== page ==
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Horn v. Colvin

United States District Court, E.D. Missouri, Eastern Division

December 13, 2016

KAREN HORN, Plaintiff,
v.
CAROLYN W. COLVIN, Acting Commissioner of Social Security, Defendant.

          MEMORANDUM & ORDER

          PATRICIA L. COHEN UNITED STATES MAGISTRATE JUDGE

         Karen Horn (“Plaintiff”) seeks review of the Social Security Administration's (“SSA”) decision denying her application for Disability Insurance Benefits beginning January 27, 2007.[1]The Court has reviewed the parties' briefs and the entire administrative record, including the hearing transcript and the medical evidence. For the reasons set forth below, the case is reversed and remanded.

         I. Background and Procedural History

         In February 2013, Plaintiff filed an application for Disability Insurance Benefits pursuant to Title II of the Social Security Act, 42 U.S.C. §§ 401 et seq. (Tr. 138-41). Plaintiff alleged that she was disabled as of January 27, 2007, as a result of: Type II diabetes; hypertension; hyperlipidemia; gout; seizures; left bundle branch block, angina, pacemaker; diabetic neuropathy; hypothyroidism; depression; urinary frequency; and dizziness, balance issues, and memory loss. (Tr. 174). The SSA denied Plaintiff's claims, and she filed a timely request for a hearing before an administrative law judge (“ALJ”). (Tr. 73-77, 84-85).

         The SSA granted Plaintiff's request for review, and an ALJ conducted a hearing on May 2, 2014. (Tr. 86-87, 32-60). In a decision dated May 28, 2014, the ALJ applied the five-step evaluation process set forth in 20 C.F.R. § 404.1520[2] and found that Plaintiff did not engage in substantial gainful activity during the period from her alleged onset date of January 27, 2007 through December 31, 2012, her date last insured. (Tr. 17-25). The ALJ determined that Plaintiff had the severe impairments of diabetes with neuropathy and heart disease, status post-pacemaker placement, and the following non-severe impairments: hypertension, obesity and hyperlipidemia, hypothyroidism, carpal tunnel syndrome, left hip degenerative joint disease, sleep apnea, seizures, sciatica, dysuria, and depression. (Tr. 19-20).

         After reviewing Plaintiff's testimony and medical records, the ALJ found that, through Plaintiff's date last insured, she had the residual functional capacity (RFC) to “perform sedentary work as defined in 20 CFR 404.1567(a) where the claimant lifted or carried 10 pounds occasionally and five pounds frequently, stood or walked for two of eight hours during the workday, and occasionally climbed stairs.” (Tr. 22). Finally, the ALJ held that, through the date last insured, Plaintiff retained the ability to perform past relevant work as a collector and was therefore “not under a disability, as defined in the Social Security Act, at any time from January 27, 2007, the alleged onset date, through December 31, 2012, the dated last insured[.]” (Tr. 24-25).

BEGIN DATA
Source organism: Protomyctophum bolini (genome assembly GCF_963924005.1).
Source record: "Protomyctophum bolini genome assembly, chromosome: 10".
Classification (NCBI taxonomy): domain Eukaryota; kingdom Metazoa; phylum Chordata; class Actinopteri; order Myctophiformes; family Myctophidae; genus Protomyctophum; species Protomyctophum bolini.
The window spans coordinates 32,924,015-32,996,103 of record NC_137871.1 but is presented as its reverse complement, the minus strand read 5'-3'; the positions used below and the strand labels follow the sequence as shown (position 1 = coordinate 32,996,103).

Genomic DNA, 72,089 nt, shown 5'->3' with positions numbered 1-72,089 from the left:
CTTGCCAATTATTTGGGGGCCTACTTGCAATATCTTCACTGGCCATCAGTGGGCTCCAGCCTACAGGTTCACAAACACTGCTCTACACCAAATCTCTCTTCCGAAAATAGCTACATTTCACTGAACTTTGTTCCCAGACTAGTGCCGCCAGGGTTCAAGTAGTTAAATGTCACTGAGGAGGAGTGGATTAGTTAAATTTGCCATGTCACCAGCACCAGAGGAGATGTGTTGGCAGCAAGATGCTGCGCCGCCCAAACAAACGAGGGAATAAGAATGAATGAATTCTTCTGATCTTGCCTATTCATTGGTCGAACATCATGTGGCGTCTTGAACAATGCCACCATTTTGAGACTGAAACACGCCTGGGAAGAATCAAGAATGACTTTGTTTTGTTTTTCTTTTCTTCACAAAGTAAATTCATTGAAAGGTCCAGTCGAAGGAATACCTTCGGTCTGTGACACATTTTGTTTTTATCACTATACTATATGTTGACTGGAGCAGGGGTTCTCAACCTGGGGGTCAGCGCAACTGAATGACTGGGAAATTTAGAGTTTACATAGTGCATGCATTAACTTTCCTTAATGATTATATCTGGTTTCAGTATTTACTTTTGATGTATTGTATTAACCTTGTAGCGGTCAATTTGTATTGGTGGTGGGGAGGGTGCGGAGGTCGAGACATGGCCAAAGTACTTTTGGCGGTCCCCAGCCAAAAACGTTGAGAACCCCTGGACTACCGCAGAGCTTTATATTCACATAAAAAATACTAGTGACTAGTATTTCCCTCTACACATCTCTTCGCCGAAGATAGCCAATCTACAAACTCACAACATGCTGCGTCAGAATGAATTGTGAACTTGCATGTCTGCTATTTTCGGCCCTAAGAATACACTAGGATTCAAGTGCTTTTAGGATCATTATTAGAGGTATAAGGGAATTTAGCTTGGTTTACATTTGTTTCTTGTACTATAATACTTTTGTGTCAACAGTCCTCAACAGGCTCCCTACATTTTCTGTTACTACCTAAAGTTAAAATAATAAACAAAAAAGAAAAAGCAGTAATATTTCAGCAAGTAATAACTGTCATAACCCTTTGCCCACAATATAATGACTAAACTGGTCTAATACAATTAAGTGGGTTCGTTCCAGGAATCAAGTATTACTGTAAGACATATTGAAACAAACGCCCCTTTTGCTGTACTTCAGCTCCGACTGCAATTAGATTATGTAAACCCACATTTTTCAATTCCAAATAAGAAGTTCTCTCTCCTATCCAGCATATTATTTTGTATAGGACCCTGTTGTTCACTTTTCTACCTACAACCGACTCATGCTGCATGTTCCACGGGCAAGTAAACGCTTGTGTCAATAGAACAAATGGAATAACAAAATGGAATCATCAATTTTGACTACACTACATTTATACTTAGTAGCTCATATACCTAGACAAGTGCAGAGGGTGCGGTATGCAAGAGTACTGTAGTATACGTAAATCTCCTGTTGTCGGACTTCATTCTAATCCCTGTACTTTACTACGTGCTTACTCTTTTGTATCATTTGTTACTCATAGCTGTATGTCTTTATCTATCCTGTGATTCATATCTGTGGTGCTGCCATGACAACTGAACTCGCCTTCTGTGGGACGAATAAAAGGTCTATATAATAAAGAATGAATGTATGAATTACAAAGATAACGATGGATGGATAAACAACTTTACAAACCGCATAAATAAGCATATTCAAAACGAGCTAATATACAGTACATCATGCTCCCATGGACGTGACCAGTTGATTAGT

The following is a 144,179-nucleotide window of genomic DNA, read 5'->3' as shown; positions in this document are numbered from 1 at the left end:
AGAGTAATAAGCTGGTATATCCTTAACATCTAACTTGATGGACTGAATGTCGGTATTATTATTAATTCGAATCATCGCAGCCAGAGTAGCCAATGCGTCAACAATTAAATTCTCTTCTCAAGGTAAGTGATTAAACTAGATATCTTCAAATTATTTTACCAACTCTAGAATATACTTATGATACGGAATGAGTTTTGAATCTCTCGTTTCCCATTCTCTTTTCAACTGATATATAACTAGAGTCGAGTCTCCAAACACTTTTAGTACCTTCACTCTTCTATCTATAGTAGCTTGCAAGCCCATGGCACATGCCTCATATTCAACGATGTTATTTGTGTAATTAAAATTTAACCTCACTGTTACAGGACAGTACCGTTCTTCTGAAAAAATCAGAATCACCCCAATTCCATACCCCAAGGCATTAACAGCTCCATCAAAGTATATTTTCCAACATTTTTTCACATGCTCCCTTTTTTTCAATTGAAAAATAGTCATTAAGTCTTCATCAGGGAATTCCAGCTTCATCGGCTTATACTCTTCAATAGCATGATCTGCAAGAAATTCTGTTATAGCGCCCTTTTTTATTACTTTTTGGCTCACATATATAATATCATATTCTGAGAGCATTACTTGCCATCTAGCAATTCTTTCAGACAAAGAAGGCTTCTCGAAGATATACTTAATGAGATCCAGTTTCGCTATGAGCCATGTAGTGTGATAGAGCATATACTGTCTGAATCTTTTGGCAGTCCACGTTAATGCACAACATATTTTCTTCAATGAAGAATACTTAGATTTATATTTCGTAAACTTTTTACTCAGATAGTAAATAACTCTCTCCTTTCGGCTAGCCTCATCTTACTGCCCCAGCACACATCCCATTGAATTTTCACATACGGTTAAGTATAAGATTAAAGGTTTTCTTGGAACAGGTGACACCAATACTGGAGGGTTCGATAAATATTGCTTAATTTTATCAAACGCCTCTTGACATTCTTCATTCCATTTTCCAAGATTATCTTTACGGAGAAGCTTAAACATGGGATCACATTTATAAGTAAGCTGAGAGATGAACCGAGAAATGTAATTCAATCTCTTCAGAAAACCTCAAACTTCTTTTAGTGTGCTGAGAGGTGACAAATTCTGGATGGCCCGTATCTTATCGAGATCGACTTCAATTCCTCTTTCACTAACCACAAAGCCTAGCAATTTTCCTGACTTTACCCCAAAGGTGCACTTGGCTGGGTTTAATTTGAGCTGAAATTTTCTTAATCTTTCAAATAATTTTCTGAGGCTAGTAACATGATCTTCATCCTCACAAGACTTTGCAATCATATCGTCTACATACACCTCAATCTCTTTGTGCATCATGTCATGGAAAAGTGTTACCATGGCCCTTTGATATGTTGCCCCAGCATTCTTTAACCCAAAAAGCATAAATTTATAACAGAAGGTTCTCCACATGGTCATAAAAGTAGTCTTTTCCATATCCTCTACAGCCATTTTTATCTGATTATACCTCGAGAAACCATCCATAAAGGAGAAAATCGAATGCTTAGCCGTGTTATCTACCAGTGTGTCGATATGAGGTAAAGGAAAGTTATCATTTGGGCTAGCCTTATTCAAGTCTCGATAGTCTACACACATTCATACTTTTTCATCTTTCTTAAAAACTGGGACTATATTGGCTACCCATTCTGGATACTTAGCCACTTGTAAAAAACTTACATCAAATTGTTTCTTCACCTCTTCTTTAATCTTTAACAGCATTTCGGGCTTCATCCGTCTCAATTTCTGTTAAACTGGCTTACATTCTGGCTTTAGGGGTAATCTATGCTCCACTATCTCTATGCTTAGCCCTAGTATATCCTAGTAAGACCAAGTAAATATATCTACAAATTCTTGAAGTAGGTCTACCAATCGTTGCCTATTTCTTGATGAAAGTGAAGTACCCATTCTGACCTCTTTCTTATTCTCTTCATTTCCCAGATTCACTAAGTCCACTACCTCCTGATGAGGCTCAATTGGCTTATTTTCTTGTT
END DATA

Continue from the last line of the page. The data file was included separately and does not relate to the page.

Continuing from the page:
Plaintiff filed a request for review of the ALJ's decision with the SSA Appeals Council, which denied review on July 22, 2015. (Tr.1-4, 13). Plaintiff has exhausted all administrative remedies, and the ALJ's decision stands as the SSA's final decision. Sims v. Apfel, 530 U.S. 103, 106-07 (2000).

         II. Standard of Review

         A court must affirm an ALJ's decision if it is supported by substantial evidence. 42 U.S.C. § 405(g). “Substantial evidence ‘is less than a preponderance, but enough so that a reasonable mind might find it adequate to support the conclusion.'” Cruze v. Chater, 85 F.3d 1320, 1323 (8th Cir. 1996) (quoting Boerst v. Shalala, 2 F.3d 249, 250 (8th Cir. 1993)). In determining whether the evidence is substantial, a court considers evidence that both supports and detracts from the Commissioner's decision. Pate-Fires v. Astrue, 564 F.3d 935, 942 (8th Cir. 2009). However, a court “do[es] not reweigh the evidence presented to the ALJ and [it] defer[s] to the ALJ's determinations regarding the credibility of testimony, as long as those determinations are supported by good reason and substantial evidence.” Renstrue v. Astrue, 680 F.3d 1057, 1064 (8th Cir. 2012) (quoting Gonzales v. Barnhart, 465 F.3d 890, 894 (8th Cir. 2006)).

         “If, after reviewing the record, the court finds it is possible to draw two inconsistent positions from the evidence and one of those positions represents the ALJ's findings, the court must affirm the ALJ's decision.” Partee v. Astrue, 638 F.3d 860, 863 (8th Cir. 2011) (quoting Goff v. Barnhart, 421 F.3d 785, 789 (8th Cir. 2005)). The Eighth Circuit has repeatedly held that a court should “defer heavily to the findings and conclusions” of the Social Security Administration. Hurd v. Astrue, 621 F.3d 734, 738 (8th Cir. 2010); Howard v. Massanari, 255 F.3d 577, 581 (8th Cir. 2001).

         III. Discussion

         Plaintiff claims substantial evidence does not support the ALJ's RFC determination because the ALJ erred in: (1) finding that Plaintiff's sleep apnea was a non-severe impairment; and (2) relying on the opinion of a non-doctor, single decision-maker. (ECF No. 12). The Commissioner counters that: (1) Plaintiff failed to demonstrate that her sleep apnea was a severe impairment; and (2) substantial evidence supported the RFC determination. (ECF No. 23).

         A. Sleep apnea

         Plaintiff first argues that the ALJ erred at step two of the sequential evaluation when he failed to designate Plaintiff's sleep apnea a severe impairment. In particular, Plaintiff asserts that the ALJ improperly based his determination on one doctor's note reporting improvement and overlooked numerous later reports of continued fatigue. In response, the Commissioner argues that the ...


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